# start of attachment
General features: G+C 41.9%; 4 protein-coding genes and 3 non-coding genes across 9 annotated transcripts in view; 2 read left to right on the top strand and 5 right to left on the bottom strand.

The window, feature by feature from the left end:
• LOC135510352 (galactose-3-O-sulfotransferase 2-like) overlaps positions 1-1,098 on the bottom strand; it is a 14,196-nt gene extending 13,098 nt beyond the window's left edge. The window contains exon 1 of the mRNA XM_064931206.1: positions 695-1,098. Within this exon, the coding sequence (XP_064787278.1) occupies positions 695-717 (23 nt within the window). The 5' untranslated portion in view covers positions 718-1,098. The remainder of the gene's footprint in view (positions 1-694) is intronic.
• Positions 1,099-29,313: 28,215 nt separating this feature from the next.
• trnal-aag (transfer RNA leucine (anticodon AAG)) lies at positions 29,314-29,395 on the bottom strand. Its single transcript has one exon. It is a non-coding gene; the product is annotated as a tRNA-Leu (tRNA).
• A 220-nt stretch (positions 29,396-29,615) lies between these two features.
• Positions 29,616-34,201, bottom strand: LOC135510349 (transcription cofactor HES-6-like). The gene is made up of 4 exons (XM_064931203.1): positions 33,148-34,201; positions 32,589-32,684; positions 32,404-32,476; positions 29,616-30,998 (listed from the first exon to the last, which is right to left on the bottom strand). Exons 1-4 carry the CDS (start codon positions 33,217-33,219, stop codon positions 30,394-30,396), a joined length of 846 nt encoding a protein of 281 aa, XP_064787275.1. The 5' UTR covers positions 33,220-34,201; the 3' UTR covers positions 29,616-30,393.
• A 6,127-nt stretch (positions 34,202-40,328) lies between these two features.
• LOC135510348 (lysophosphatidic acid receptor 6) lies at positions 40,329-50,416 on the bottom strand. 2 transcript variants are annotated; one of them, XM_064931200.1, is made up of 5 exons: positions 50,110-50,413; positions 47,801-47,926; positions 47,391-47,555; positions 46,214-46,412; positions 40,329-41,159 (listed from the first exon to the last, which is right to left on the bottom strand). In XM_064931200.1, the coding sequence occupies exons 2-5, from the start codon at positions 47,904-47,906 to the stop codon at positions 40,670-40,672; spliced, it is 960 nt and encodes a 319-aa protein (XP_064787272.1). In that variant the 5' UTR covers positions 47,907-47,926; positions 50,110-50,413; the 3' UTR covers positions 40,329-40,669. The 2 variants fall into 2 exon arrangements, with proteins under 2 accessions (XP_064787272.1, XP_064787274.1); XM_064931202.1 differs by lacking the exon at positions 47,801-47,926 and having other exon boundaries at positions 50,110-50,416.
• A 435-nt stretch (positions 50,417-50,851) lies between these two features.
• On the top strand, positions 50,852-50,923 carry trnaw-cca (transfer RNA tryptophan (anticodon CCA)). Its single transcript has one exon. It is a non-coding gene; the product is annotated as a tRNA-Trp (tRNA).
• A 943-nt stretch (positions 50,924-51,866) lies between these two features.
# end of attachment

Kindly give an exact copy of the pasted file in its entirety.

General features: G+C 41.9%; 4 protein-coding genes and 3 non-coding genes across 9 annotated transcripts in view; 2 read left to right on the top strand and 5 right to left on the bottom strand.

The window, feature by feature from the left end:
• LOC135510352 (galactose-3-O-sulfotransferase 2-like) overlaps positions 1-1,098 on the bottom strand; it is a 14,196-nt gene extending 13,098 nt beyond the window's left edge. The window contains exon 1 of the mRNA XM_064931206.1: positions 695-1,098. Within this exon, the coding sequence (XP_064787278.1) occupies positions 695-717 (23 nt within the window). The 5' untranslated portion in view covers positions 718-1,098. The remainder of the gene's footprint in view (positions 1-694) is intronic.
• Positions 1,099-29,313: 28,215 nt separating this feature from the next.
• trnal-aag (transfer RNA leucine (anticodon AAG)) lies at positions 29,314-29,395 on the bottom strand. Its single transcript has one exon. It is a non-coding gene; the product is annotated as a tRNA-Leu (tRNA).
• A 220-nt stretch (positions 29,396-29,615) lies between these two features.
• Positions 29,616-34,201, bottom strand: LOC135510349 (transcription cofactor HES-6-like). The gene is made up of 4 exons (XM_064931203.1): positions 33,148-34,201; positions 32,589-32,684; positions 32,404-32,476; positions 29,616-30,998 (listed from the first exon to the last, which is right to left on the bottom strand). Exons 1-4 carry the CDS (start codon positions 33,217-33,219, stop codon positions 30,394-30,396), a joined length of 846 nt encoding a protein of 281 aa, XP_064787275.1. The 5' UTR covers positions 33,220-34,201; the 3' UTR covers positions 29,616-30,393.
• A 6,127-nt stretch (positions 34,202-40,328) lies between these two features.
• LOC135510348 (lysophosphatidic acid receptor 6) lies at positions 40,329-50,416 on the bottom strand. 2 transcript variants are annotated; one of them, XM_064931200.1, is made up of 5 exons: positions 50,110-50,413; positions 47,801-47,926; positions 47,391-47,555; positions 46,214-46,412; positions 40,329-41,159 (listed from the first exon to the last, which is right to left on the bottom strand). In XM_064931200.1, the coding sequence occupies exons 2-5, from the start codon at positions 47,904-47,906 to the stop codon at positions 40,670-40,672; spliced, it is 960 nt and encodes a 319-aa protein (XP_064787272.1). In that variant the 5' UTR covers positions 47,907-47,926; positions 50,110-50,413; the 3' UTR covers positions 40,329-40,669. The 2 variants fall into 2 exon arrangements, with proteins under 2 accessions (XP_064787272.1, XP_064787274.1); XM_064931202.1 differs by lacking the exon at positions 47,801-47,926 and having other exon boundaries at positions 50,110-50,416.
• A 435-nt stretch (positions 50,417-50,851) lies between these two features.
• On the top strand, positions 50,852-50,923 carry trnaw-cca (transfer RNA tryptophan (anticodon CCA)). Its single transcript has one exon. It is a non-coding gene; the product is annotated as a tRNA-Trp (tRNA).
• A 943-nt stretch (positions 50,924-51,866) lies between these two features.